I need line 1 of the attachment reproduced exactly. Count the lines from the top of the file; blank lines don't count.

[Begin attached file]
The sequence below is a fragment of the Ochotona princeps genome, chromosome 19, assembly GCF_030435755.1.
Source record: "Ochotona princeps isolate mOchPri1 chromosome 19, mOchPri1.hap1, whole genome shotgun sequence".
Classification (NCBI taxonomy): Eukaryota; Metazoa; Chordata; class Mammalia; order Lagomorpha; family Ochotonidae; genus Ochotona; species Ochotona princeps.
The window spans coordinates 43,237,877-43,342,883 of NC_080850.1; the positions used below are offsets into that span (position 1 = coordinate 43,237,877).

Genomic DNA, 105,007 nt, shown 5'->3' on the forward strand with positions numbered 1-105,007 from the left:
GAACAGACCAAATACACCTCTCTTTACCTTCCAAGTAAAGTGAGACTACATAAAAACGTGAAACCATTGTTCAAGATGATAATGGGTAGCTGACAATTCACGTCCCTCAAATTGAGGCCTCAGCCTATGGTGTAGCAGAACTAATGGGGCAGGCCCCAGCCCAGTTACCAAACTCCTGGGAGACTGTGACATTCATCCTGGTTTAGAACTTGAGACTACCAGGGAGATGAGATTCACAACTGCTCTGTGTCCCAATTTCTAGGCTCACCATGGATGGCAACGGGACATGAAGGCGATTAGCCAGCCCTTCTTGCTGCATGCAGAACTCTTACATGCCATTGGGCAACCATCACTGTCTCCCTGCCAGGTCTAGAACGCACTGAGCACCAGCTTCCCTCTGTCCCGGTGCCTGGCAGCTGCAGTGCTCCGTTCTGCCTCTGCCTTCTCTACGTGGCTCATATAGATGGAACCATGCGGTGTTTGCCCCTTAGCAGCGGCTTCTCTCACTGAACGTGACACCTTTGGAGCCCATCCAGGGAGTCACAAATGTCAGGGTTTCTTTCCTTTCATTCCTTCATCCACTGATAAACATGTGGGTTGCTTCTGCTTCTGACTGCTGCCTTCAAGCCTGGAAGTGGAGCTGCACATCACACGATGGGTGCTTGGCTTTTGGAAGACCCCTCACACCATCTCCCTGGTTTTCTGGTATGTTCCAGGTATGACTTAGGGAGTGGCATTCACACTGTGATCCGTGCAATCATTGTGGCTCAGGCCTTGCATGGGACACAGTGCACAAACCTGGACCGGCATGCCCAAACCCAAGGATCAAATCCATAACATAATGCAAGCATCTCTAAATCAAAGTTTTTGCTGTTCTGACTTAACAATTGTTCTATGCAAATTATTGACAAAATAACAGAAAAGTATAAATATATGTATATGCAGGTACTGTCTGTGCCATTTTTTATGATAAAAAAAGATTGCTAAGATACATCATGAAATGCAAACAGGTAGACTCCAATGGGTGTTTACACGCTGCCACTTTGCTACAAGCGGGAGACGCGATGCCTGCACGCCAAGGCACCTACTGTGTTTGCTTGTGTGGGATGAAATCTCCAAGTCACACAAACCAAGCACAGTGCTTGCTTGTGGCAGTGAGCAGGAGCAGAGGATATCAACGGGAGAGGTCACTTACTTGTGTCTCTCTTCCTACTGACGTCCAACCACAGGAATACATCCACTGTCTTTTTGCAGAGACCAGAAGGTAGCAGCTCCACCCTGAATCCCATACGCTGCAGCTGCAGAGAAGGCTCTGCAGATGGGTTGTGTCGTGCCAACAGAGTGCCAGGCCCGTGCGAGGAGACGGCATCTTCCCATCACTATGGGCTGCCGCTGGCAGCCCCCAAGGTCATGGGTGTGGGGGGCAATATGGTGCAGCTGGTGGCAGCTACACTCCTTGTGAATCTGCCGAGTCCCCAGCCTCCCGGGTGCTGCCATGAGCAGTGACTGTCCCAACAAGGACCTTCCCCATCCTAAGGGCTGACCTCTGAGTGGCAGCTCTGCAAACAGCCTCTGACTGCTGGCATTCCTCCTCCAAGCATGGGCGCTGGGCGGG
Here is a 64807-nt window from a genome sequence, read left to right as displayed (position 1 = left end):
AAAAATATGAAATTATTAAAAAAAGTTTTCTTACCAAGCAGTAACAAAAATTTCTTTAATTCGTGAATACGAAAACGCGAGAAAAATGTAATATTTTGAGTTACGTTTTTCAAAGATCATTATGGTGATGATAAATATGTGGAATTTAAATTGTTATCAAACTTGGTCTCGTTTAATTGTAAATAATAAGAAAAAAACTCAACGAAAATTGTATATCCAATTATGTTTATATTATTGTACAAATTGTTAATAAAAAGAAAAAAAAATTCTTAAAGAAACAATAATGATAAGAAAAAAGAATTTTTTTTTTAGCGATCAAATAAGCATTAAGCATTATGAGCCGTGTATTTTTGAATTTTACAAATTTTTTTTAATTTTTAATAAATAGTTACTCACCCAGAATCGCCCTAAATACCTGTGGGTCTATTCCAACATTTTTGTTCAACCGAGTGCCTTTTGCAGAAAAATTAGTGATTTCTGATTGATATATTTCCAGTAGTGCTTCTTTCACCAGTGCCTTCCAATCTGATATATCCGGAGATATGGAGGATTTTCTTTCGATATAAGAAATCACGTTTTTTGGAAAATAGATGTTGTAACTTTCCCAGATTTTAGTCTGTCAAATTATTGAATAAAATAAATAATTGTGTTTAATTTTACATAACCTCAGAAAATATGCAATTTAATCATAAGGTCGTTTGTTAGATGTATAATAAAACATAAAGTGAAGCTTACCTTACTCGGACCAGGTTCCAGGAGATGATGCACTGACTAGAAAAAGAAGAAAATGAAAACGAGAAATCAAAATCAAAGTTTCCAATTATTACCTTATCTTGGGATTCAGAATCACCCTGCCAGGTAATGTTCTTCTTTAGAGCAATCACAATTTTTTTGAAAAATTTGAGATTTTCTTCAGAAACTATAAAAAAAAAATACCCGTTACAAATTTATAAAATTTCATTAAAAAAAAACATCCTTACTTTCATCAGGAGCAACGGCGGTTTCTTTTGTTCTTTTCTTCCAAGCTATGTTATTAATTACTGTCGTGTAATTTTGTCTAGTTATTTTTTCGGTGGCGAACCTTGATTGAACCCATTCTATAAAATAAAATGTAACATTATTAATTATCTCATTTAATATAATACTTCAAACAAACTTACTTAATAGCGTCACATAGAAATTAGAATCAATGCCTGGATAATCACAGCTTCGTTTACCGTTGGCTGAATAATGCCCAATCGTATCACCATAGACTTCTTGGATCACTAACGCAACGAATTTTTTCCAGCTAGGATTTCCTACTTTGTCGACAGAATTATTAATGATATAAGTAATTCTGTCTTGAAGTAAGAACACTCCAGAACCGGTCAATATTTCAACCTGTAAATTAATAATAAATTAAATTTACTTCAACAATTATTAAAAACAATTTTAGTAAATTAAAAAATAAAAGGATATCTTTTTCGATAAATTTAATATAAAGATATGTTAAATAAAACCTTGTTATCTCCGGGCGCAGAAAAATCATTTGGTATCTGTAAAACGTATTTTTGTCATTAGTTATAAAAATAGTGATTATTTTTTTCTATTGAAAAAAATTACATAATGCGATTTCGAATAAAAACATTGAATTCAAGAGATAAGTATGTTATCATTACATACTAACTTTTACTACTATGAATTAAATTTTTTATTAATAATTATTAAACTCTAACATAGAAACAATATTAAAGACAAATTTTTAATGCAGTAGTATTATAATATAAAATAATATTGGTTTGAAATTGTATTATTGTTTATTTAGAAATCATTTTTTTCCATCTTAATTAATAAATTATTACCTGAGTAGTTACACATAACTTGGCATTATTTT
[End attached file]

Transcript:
The sequence below is a fragment of the Ochotona princeps genome, chromosome 19, assembly GCF_030435755.1.